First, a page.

The largest ever art award offered only to women painters, The Bennett Prize, was announced today by art collectors Steven Alan Bennett and Dr. Elaine Melotti Schmidt, who are endowing the $50,000 biennial prize at The Pittsburgh Foundation.

“We want to showcase the work of talented women figurative painters and enable them to take their rightful place among the most celebrated painters working today,” Schmidt said. “We’ll know we have succeeded when there are as many paintings by women as men in museums, commanding the same prices and critical esteem.”

The Prize will spotlight women artists who paint in the figurative realist style, and who have not yet reached full professional recognition. That includes both new artists and those who have painted for many years.

“The Bennett Prize couldn’t come at a more culturally relevant time: it’s the art prize for the #MeToo era,” says Kitty Julian of The Pittsburgh Foundation. 

The call for entries runs starts April 13 and goes to Sept. 28, 2018. Full details are available here.

The winner of The Bennett Prize will be able to create her own solo exhibition of figurative realist paintings, which will be exhibited first at the Muskegon Museum of Art in Michigan before traveling the country. The Prize is designed for women artists who are, or seek to become, full-time professional painters.

Another goal of the prize is to increase opportunities for the public to learn more about the vision of talented women painters in the increasingly popular style of figurative realism.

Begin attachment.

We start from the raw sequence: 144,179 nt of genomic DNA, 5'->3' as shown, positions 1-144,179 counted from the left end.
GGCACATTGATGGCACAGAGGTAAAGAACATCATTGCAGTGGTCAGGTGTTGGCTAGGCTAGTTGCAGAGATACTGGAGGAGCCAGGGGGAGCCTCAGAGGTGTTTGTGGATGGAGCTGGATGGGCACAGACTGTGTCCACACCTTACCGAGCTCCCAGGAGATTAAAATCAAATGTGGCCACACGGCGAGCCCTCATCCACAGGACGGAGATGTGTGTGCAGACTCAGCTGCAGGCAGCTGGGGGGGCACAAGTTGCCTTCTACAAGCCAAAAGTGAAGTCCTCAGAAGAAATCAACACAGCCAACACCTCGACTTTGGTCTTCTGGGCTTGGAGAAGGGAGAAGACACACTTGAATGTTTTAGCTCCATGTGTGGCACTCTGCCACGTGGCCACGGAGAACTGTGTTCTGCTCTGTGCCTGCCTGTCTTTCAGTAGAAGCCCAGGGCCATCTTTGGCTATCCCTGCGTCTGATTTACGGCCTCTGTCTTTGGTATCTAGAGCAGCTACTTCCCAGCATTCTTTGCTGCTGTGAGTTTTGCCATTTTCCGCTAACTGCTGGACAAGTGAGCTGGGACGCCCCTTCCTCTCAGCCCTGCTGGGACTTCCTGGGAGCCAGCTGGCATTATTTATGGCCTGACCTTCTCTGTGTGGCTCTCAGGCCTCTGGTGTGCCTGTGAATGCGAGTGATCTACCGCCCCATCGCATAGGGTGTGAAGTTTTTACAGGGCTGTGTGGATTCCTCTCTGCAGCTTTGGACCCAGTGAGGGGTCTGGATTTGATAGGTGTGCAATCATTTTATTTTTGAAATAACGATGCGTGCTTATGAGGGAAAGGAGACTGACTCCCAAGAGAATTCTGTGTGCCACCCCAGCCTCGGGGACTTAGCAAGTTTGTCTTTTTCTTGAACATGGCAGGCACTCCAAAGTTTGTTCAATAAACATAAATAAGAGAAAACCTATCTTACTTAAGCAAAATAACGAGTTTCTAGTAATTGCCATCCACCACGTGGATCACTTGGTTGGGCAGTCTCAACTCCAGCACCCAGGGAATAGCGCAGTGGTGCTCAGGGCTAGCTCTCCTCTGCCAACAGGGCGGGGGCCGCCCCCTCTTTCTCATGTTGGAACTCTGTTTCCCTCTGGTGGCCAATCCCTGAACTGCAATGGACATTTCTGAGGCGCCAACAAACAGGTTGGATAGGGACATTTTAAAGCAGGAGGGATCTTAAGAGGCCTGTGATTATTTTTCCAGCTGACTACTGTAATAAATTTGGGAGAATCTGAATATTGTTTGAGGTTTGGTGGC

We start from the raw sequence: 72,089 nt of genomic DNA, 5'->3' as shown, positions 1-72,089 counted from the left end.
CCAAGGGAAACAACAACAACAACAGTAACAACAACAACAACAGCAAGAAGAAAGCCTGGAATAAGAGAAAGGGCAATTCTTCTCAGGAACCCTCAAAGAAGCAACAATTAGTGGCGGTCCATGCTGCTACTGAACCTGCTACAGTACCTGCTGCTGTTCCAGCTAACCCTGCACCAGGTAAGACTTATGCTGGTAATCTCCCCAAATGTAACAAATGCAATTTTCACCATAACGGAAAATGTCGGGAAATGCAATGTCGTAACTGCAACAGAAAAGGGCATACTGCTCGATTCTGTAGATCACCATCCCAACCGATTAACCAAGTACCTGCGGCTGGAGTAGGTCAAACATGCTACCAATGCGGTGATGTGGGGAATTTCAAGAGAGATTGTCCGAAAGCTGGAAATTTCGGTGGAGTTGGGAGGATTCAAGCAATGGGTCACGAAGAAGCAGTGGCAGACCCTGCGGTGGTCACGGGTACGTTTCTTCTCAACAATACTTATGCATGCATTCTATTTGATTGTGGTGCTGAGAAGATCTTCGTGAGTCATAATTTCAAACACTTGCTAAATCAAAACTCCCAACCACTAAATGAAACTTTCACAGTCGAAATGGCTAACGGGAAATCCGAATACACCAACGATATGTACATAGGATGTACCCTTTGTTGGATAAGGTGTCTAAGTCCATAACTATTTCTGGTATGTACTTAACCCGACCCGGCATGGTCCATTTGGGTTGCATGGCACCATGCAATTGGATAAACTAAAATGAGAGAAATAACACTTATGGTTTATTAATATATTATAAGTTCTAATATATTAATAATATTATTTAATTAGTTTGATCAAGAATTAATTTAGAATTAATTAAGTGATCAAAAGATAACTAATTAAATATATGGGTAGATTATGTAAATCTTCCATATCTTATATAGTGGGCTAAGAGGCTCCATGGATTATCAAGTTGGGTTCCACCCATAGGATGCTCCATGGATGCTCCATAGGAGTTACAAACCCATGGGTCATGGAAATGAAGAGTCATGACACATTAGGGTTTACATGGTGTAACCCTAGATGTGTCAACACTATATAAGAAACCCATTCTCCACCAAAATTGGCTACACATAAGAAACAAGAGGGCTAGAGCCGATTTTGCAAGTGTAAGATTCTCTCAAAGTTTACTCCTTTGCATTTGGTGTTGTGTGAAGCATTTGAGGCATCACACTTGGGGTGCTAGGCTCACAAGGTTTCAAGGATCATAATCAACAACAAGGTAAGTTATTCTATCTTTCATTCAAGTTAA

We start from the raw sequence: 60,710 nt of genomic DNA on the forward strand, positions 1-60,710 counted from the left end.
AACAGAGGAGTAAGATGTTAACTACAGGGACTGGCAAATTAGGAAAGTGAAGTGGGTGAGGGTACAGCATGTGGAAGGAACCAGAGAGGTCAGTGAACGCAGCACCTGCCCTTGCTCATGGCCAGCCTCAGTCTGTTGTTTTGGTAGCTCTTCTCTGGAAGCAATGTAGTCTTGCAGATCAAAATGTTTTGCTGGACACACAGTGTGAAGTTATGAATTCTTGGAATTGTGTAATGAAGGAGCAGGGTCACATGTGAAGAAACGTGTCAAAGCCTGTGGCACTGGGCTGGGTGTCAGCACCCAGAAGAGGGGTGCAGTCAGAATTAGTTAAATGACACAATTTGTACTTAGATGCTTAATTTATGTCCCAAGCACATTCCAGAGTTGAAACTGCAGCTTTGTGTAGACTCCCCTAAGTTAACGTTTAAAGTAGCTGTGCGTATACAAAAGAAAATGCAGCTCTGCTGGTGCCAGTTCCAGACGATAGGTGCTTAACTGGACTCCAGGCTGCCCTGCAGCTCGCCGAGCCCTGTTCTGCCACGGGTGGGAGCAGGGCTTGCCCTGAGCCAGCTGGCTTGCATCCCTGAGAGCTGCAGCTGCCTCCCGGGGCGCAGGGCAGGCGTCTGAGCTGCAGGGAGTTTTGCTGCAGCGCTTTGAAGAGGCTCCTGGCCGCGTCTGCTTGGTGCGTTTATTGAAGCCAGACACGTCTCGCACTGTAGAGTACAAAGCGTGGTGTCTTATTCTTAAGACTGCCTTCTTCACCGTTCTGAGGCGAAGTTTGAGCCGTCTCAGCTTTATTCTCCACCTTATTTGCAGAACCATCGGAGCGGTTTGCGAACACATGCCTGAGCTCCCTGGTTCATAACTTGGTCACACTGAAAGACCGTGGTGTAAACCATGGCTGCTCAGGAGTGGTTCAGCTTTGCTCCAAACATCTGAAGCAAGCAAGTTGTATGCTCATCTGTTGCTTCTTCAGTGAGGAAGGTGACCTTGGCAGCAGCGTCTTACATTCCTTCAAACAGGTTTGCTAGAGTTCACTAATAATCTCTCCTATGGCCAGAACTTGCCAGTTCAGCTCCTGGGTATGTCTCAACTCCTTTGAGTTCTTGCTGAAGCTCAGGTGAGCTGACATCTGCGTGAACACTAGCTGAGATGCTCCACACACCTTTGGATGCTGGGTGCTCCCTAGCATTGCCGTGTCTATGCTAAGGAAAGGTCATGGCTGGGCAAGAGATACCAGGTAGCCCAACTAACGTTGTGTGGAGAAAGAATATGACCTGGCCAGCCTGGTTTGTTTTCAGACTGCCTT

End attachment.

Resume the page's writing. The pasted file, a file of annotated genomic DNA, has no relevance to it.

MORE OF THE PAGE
“We are excited to announce The Bennett Prize at a time when women are creating important figurative realist paintings that should be seen by a wider audience,” Bennett says. “Figurative realist painting features the human form in all of its diversity. It has an important role to play in a society struggling to understand human differences and commonalities, including race, gender and social status.”

Bennett and Schmidt, of San Antonio, Texas, have endowed a $3 million fund at The Pittsburgh Foundation so The Prize will be awarded every two years in perpetuity, said Julian. The Bennetts were referred to The Pittsburgh Foundation specifically for The Foundation’s Center for Philanthropy where donors, staff and community experts develop innovative new projects.

Lee Price, Teacup, 2014. Oil on linen, from the Bennett’s private collection.

“The Bennett Prize is a perfect example of how community foundations can help philanthropists take an idea from incubation to reality,” said Foundation President & CEO Maxwell King. “Steven and Elaine were familiar with our history of funding individual artists, particularly those whose work and unique points of view might otherwise be overlooked. By endowing The Prize at The Pittsburgh Foundation, the Bennetts have created a permanent mechanism for supporting and elevating the work of women painters.”

A four-member jury, including renowned realist artists Maria Tomasula and Andrea Kowch, will select 10 painters from among the entrants. The 10 finalists will each receive $1,000 to participate in an exhibition opening May 2, 2019 at the Muskegon Museum of Art where the winner will be announced.

The winner will receive $25,000 annually for two years, so she can devote the time necessary to mount a solo exhibition, which will open in Muskegon in 2021 and then travel the country.

Bennett and Schmidt are among the country’s top collectors of figurative realist art and are committed to helping women artists succeed.

Learn more about The Bennett Prize here.